Yet “Limbo” doesn’t have fun at Omar’s expense. Sharrock’s charming and insightful second feature justifies its title by using the droll backdrop to explore how the young man comes to terms with his nomadic status. Guided by El-Masry’s tender, understated performance and a tone that hovers between playful and sincere, “Limbo” manages to turn its downbeat scenario into a sweet and touching rumination on the quest to belong in an empty world. That’s a lesson we could all use right now. —EK

Sales Contact: Protagonist Pictures

“New Order”

"New Order"

“New Order”

TIFF

In Michel Franco’s “New Order,” we get the world we deserve. The Mexican director’s dystopian demolition of society as we know it serves up wall-to-wall bleakness and horror, with no soul, hope, or redemption, nada, as the one-percent is feasted upon by the fed-up. In pummeling you with endless pain right up until the final harrowing smash-cut to black, Franco, working on his most ambitious canvas yet, makes Michael Haneke look like “Sesame Street.” What begins as a posh wedding packed with enough intrigue to fill a movie all its own is totally obliterated by an ultra-violent uprising of the lower classes that engulfs everything in carnage and chaos. The breakdown of the social order becomes dizzying to behold, and its politics even more scattered. While it’s not entirely certain what Franco wants to say, no matter: it’s clear he is mad as hell, and has thrown all his rage onscreen with impeccable craft. —RL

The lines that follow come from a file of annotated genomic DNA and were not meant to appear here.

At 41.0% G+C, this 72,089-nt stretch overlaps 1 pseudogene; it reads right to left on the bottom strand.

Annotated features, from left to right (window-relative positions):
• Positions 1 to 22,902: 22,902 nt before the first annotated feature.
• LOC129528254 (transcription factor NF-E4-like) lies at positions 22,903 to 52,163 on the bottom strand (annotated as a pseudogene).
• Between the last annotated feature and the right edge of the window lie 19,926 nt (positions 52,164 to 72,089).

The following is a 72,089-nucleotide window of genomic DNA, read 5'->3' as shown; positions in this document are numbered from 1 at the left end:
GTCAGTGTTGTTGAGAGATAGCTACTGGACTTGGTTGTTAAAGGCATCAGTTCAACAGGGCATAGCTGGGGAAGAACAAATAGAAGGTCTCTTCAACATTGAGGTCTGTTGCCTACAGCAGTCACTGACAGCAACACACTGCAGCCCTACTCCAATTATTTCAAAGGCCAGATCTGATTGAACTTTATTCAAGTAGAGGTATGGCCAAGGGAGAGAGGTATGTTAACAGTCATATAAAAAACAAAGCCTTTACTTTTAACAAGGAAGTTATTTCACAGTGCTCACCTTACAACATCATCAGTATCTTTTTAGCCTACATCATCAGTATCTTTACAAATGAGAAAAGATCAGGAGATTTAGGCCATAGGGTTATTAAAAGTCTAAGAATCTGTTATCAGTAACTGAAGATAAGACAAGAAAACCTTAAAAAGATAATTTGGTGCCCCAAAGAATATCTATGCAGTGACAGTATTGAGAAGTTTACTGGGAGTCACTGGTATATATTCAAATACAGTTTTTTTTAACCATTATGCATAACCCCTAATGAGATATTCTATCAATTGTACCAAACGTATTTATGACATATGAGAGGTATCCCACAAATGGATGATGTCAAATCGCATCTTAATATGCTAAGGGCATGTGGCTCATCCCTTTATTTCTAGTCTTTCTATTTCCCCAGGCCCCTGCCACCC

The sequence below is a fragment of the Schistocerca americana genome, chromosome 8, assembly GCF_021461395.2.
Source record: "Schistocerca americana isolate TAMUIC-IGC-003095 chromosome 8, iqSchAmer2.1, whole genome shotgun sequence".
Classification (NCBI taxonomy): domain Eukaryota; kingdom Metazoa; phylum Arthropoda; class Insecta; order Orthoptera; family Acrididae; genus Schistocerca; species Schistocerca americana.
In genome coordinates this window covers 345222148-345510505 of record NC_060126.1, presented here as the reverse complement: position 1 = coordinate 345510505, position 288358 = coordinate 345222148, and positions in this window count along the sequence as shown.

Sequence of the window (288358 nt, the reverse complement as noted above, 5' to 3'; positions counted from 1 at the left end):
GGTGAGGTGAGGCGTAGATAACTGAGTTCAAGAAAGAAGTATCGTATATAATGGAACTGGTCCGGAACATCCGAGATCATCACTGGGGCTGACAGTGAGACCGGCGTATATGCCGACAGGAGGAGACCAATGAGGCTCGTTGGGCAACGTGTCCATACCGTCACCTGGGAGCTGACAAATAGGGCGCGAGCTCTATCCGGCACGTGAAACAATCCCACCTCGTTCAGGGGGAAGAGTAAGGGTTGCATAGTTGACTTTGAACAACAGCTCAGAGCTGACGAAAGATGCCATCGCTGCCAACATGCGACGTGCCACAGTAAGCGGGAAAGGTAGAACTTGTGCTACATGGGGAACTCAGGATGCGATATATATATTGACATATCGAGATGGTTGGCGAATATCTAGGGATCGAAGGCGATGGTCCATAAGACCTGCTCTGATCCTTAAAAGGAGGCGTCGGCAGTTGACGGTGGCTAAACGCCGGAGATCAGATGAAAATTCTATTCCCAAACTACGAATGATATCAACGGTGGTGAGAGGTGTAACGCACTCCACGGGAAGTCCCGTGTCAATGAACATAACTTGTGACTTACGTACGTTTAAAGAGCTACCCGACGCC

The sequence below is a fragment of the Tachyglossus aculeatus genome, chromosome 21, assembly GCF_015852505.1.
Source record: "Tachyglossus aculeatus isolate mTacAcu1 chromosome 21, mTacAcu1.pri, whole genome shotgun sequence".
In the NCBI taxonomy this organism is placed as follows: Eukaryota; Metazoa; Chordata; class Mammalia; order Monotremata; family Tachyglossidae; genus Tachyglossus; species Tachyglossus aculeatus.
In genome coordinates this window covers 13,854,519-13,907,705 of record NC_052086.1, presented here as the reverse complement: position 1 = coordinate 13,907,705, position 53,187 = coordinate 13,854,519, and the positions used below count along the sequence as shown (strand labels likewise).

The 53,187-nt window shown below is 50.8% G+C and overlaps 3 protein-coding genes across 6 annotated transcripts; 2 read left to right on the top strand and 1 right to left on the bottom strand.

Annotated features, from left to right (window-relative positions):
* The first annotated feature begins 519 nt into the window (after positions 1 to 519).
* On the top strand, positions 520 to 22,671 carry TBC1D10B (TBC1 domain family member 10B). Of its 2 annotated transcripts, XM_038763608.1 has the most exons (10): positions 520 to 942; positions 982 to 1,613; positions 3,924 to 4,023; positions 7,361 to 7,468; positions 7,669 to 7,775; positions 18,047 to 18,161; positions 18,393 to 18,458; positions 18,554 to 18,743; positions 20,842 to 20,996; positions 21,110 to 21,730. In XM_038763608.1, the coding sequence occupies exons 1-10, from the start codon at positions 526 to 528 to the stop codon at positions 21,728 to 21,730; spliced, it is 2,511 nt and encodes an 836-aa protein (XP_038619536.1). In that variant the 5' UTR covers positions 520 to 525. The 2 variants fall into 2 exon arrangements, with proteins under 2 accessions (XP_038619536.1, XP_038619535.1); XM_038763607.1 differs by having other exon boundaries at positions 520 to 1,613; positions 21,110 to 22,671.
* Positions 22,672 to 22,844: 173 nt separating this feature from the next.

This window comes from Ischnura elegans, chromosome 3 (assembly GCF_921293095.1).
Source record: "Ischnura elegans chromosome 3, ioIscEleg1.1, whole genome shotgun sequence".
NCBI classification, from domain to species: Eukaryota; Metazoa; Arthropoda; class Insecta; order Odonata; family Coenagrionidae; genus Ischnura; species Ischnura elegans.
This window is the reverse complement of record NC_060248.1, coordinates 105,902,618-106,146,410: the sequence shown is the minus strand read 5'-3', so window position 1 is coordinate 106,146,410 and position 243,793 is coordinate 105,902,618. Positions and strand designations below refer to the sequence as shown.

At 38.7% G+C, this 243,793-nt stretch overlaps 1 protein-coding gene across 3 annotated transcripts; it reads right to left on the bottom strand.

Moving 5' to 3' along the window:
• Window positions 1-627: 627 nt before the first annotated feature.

Sales Contact: ICM Partners

“No Ordinary Man”

Thanks to a growing concern with positive transgender representation, the trans cinema canon — meaning one driven by trans filmmakers — is slowly and steadily growing. Onscreen and behind the camera, trans women have been leading the charge while trans male representation lags behind. In Chase Joynt and Aisling Chin-Yee’s inventive riff on the biographical documentary, the life of trans jazz musician Billy Tipton is transformed into an exploration of trans-masculine identity. In addition to informative talking head interviews with trans scholars, such as Susan Stryker and C. Riley Norton, the film uses audition footage of trans actors vying for the role of Billy Tipton. “Ben Is Back” actor Marquise Vilson emerges as the indisputable star of the film; both for his sensitive analysis of Billy’s emotional life and stellar performance in the fictional narrative film. Like “Disclosure” did earlier this year, “No Ordinary Man” excavates an important chapter of trans history while writing the next chapter. —JD